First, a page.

All that said if of course the claim of Royer is accurate (which says same mic but active)
     
  6. rojarosguitar

    rojarosguitar Active Member

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    Many thanks for the ideas. Obviously any mic can be compared on the same pre (the issue of not having the optimum performance on a low level pre is another one). For my Royer SF-12 I was using different pres, but somehow never really thrilled by the results. Actually more with the passive path than using FetHead or Cloudlifter.

    So if Royer claims the accoustic part is the same for SF-12 and SF-24, my question boils down to: how do the inbuilt pres of Royer SF-24 compare to Fetheads or Cloudlifters in terms of transparency and noise?
     
  7. pcrecord

    pcrecord Quality recording seeker ! Distinguished Member

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    It's not a preamp yet. just a fet transistor circuit who boost the signal but not to a line level...

    Honestly I'd love to have both to compare them.. but if you already have the SF12, the fethead, cloudlifter or THE DURHAM RIBBON/DYNAMIC MIC BUFFER AMP are the best choice.
    So in the end your true question is how those cloudlifter and others sound ? right ? ;)
     
  8. rojarosguitar

    rojarosguitar Active Member

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    Well, that's obvious, like in any other phantom powered mic; it's a kind of impedance matching buffer amp. I have Fetheads and Cloudlifters. Fetheads seem to have more clarity but also a bit more noise than Cloudlifters.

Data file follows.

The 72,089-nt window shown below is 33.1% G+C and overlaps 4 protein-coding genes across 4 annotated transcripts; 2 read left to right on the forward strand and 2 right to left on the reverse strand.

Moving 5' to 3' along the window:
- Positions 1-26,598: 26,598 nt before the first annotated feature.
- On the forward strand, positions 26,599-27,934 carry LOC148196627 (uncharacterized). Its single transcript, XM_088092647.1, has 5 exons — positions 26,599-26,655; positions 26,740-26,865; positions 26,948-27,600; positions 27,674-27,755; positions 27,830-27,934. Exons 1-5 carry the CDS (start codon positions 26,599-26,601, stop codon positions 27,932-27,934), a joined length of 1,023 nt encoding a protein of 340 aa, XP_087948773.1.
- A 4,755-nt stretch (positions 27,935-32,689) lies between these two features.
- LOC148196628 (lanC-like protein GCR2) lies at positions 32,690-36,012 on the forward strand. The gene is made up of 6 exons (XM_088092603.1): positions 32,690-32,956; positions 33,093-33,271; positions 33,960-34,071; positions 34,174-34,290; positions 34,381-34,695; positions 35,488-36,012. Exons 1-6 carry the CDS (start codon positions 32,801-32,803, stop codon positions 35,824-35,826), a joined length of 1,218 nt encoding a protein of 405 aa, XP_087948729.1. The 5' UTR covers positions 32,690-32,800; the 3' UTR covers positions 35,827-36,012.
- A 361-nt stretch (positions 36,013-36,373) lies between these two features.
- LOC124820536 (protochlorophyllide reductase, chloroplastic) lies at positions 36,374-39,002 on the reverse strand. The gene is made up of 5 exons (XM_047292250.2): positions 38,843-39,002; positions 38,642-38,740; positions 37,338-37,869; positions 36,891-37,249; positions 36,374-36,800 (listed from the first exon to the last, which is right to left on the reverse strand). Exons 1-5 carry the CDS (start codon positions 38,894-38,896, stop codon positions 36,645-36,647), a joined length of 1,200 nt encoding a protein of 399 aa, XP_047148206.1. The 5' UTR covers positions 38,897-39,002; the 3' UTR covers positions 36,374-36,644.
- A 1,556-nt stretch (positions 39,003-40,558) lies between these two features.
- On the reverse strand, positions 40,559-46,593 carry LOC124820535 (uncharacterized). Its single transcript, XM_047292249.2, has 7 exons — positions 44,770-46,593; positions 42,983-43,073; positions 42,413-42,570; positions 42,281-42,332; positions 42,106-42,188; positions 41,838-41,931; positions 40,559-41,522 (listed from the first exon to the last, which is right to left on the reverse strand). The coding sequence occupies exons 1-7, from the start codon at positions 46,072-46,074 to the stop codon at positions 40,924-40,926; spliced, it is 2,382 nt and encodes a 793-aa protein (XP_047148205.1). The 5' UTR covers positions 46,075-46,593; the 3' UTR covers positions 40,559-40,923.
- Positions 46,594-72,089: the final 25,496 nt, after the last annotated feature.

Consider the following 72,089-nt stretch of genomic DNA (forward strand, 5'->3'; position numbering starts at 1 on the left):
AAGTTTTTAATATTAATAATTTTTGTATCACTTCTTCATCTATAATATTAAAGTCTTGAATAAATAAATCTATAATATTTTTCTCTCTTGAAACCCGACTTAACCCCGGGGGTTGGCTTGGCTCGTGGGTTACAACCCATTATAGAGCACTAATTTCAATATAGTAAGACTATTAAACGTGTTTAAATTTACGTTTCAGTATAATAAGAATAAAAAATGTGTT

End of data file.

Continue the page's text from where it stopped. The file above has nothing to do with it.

My original question could be reformulated: Did Royer manage to do something in terms of the inbuilt buffer amp that does it better than FetHead or Cloudlifter. I might try Durham.

     
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  9. rojarosguitar

    rojarosguitar Active Member

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    It's a pity nobody can directly compare it. I mean, SF-12 plus two inline buffer amps with 100$ per channel is different than twice the SF-12 for SF-24. Until somebody comes and confirms it from his own experience I just can't imagine the electronics built into the SF-24 is worth 2000$...
     
  10. Boswell

    Boswell Moderator Distinguished Member

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    I've not used an SF24, but I have tried the SF12. I jumped at the opportunity to try one a couple of years ago because I own a B+O BM5, the original stereo ribbon that inspired the SF12.

    I use the BM5 with a pair of Neumann V476B pre-amps (80 dB gain) that I racked and powered. The combo is great for certain sound sources in a favourable acoustic.

    It was a shame that I had no pro live material to try the two mics on, only me playing on a selection of instruments in a studio. There was an obvious similar family sound, but we agreed the Royer had a stronger top end, and I thought the B+O was cleaner in the low mids.

    Regarding the SF24, Royer have done a lot of design work on the signal boosters, not least to get the noise figure, and also to cram all the electronics in the available space. I can't comment on how they would justify the price differential, but these things don't come cheap.
     
  11. rojarosguitar

    rojarosguitar Active Member

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    Well, I'm not expecting getting substantial improvements for free; I just wonder whether we run here into the 'diminishing returns' sitation, already having the SF-12...
     
  12. Boswell

    Boswell Moderator Distinguished Member

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    My guess would be that an SF12 followed by a pair of signal boosters (any of the half-dozen available types) would not sound as good overall as an SF24. Whether you heard a big difference or a little difference could well depend on source material, room acoustics and, crucially, the pre-amp used.
     
  13. rojarosguitar

    rojarosguitar Active Member